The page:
Meningococcal case diagnosed on Northern Rivers
UPDATE 9.42am: THE North Coast Public Health Unit confirmed a Maclean resident has been admitted to Lismore Base Hospital with meningococcal disease.
Assistant Director, North Coast Public Health Unit, Greg Bell said all close contacts of the person have been identified and given clearance antibiotics, and other contacts have been given information in regards to the disease.
He said meningococcal bacteria are not easily spread from person to person or by sharing drinks, food or cigarettes, and the bacteria do not survive well outside the human body.
Close contacts generally include those who live in the same household, attend the same care group in childcare, or are sexual contacts of the ill person.
People in the same school class, sporting team, or casual social contacts of the ill person are considered lower-risk contacts.
Mr Bell said meningococcal disease is very uncommon in NSW and only one other case has been notified in NNSW LHD this year, and only five cases for the whole of last year.
Childhood immunisation is primarily a Commonwealth Government responsibility. However, in 2017 and 2018 the NSW Government has invested $13 million in a state-wide immunisation program to combat a rise in the W strain of meningococcal disease.
The NSW Meningococcal W Response Program provided Year 11 and 12 students across the state with free vaccines that protect against four strains of meningococcal disease, A, C, W and Y in 2017.
Year 10 and 11 students are being offered the vaccine in 2018.
A single dose of this vaccine provides effective protection against all four strains for at least five years. This age group has been targeted as teenagers are very socially active and therefore both more likely to be exposed to the infection, and also more likely to spread the infection in the community.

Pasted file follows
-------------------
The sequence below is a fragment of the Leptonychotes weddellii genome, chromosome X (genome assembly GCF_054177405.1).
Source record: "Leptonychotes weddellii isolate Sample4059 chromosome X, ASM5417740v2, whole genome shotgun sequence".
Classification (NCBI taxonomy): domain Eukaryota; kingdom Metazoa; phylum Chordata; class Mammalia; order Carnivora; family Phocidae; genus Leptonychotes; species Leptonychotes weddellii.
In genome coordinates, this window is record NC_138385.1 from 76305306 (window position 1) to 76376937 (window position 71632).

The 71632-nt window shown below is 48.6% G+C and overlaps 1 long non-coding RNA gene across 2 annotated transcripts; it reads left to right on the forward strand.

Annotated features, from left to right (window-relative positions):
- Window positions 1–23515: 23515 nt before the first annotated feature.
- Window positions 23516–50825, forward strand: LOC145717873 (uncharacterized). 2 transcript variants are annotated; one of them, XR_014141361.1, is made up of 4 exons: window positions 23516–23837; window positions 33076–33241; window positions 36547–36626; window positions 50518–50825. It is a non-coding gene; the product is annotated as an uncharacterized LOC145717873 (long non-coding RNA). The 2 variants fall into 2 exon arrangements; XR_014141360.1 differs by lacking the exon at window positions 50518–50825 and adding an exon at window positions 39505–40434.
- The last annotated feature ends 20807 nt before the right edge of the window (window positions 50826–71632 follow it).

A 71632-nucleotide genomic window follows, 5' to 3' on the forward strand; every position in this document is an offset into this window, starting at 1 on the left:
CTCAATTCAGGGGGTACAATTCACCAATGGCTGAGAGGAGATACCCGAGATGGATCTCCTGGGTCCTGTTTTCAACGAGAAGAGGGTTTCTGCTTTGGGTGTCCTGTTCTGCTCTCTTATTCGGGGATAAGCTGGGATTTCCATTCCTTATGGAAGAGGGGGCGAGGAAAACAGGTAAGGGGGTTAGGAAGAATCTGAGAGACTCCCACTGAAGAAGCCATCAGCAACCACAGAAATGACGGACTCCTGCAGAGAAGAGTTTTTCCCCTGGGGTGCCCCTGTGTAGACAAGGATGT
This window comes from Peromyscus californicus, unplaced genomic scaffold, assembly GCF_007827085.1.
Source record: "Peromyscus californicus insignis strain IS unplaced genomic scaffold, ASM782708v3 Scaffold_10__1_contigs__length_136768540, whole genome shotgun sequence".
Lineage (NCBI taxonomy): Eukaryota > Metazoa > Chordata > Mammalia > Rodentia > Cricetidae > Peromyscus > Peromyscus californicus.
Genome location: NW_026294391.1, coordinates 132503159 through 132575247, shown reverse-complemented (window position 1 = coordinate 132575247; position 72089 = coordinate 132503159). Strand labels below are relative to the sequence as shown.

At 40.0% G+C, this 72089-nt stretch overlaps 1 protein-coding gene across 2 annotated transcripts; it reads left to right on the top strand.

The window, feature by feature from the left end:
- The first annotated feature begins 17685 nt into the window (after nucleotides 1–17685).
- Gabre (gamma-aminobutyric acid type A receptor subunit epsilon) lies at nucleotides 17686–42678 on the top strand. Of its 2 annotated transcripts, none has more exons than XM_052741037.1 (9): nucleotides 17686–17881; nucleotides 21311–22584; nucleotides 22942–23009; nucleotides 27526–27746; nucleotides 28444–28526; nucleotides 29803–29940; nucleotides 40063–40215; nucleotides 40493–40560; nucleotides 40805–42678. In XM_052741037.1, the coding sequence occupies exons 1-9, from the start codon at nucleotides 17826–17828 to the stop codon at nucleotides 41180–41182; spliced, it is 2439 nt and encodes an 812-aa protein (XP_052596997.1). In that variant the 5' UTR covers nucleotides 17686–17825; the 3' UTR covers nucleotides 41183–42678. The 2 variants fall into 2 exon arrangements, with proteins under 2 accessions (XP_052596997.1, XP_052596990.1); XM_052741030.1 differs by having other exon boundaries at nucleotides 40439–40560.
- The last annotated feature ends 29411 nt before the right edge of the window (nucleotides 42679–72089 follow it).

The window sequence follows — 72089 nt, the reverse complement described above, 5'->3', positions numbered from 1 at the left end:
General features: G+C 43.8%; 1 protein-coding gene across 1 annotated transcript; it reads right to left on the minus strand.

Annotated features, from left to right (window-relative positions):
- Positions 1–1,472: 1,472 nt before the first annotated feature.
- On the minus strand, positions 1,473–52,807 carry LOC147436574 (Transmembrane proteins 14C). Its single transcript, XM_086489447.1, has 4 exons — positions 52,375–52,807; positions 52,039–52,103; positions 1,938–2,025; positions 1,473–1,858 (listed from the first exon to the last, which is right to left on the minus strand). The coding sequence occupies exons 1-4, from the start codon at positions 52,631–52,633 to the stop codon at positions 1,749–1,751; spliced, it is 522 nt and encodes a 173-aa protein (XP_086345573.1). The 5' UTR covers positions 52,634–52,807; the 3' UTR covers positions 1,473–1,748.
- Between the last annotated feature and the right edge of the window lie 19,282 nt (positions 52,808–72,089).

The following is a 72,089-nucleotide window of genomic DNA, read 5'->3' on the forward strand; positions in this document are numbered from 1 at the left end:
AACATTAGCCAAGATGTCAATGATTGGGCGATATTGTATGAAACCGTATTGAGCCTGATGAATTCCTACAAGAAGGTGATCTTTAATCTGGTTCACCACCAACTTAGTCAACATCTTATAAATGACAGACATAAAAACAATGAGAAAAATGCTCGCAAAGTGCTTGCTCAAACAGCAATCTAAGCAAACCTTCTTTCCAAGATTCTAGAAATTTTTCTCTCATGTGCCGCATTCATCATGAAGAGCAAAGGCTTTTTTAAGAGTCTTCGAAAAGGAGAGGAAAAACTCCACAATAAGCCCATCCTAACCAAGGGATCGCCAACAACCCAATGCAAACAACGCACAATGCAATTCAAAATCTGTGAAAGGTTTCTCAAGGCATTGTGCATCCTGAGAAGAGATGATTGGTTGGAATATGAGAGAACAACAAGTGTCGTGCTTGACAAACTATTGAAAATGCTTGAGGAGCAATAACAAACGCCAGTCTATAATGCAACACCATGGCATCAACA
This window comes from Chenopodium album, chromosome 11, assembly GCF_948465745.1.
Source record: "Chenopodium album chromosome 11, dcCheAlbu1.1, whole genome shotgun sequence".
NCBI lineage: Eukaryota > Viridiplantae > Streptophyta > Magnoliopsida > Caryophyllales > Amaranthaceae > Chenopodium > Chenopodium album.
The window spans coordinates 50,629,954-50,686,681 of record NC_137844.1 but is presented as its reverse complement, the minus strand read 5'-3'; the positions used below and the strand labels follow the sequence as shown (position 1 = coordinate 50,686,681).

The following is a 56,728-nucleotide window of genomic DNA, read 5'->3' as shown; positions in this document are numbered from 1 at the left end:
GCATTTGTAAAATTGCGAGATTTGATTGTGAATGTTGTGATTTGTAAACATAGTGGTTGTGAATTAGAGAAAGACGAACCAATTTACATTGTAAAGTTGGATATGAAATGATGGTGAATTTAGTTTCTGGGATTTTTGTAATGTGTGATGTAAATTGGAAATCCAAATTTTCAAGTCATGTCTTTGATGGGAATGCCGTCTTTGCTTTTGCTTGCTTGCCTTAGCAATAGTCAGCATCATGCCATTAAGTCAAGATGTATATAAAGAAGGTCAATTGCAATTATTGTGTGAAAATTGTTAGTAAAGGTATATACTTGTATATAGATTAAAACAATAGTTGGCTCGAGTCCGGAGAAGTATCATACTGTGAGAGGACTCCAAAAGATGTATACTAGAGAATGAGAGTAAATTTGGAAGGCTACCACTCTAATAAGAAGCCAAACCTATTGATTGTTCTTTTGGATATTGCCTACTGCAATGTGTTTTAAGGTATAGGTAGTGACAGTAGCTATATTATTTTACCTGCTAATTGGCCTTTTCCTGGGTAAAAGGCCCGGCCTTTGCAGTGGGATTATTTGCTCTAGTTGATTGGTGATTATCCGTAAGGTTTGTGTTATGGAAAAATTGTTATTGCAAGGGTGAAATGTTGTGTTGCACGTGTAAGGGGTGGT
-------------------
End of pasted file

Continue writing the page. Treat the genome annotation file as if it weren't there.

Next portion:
Vaccination against meningococcal C is included in the National Immunisation Program Schedule. It is recommended for all children at one year of age (as part of free routine immunisation).
Meningococcal disease is caused by a bacterial infection and can lead to serious illness. Anyone with symptoms is advised to see a doctor urgently.
Symptoms of meningococcal disease are non-specific but may include sudden onset of fever, headache, neck stiffness, joint pain, a rash of red-purple spots or bruises, dislike of bright lights nausea and vomiting.
For more information on Meningococcal go online or call your local Public Health Unit on 1300 066 055.
ORIGINAL STORY 7.16am: HEALTH authorities are urging people to be on alert after a Maclean resident was diagnosed with meningococcal disease.
Greg Bell from the North Coast Public Health told ABC North Coast it was only the second case recorded in the region so far this year.
He said anyone experiencing symptoms should seek medical assistance as soon as possible.
"A fever that comes on very quickly, headache, neck stiffness, joint pain and of course there's the rash that people probably talk about," Mr Bell told the ABC.
"It's sort of a purplish rash, like a bruising type rash.
"I cannot emphasise enough that really and truly if you have these symptoms... we would much rather you ring your doctor, get advice from your doctor or if there is no doctor on duty at the time present to the emergency department."
NSW Health's website explains that meningococcal disease is caused by a bacterial infection and can lead to serious illness.
"It is uncommon in NSW, and occurs more often in winter and spring," the website states.
"Infants, small children, adolescents and young adults are most at risk.
"Early treatment is vital."
The fact sheet lists the symptoms as:
- Sudden onset of fever, headache, neck stiffness, joint pain, a rash of red-purple spots or bruises, dislike of bright lights nausea and vomiting
- Young children may have less specific symptoms. These may include irritability, difficulty waking, high-pitched crying, and refusal to eat.
- The typical meningococcal rash doesn't disappear with gentle pressure on the skin. Not all people with meningococcal disease get a rash or the rash may occur late in the disease.
- Sometimes the classic symptoms may follow less specific symptoms including leg pain, cold hands and abnormal skin colour.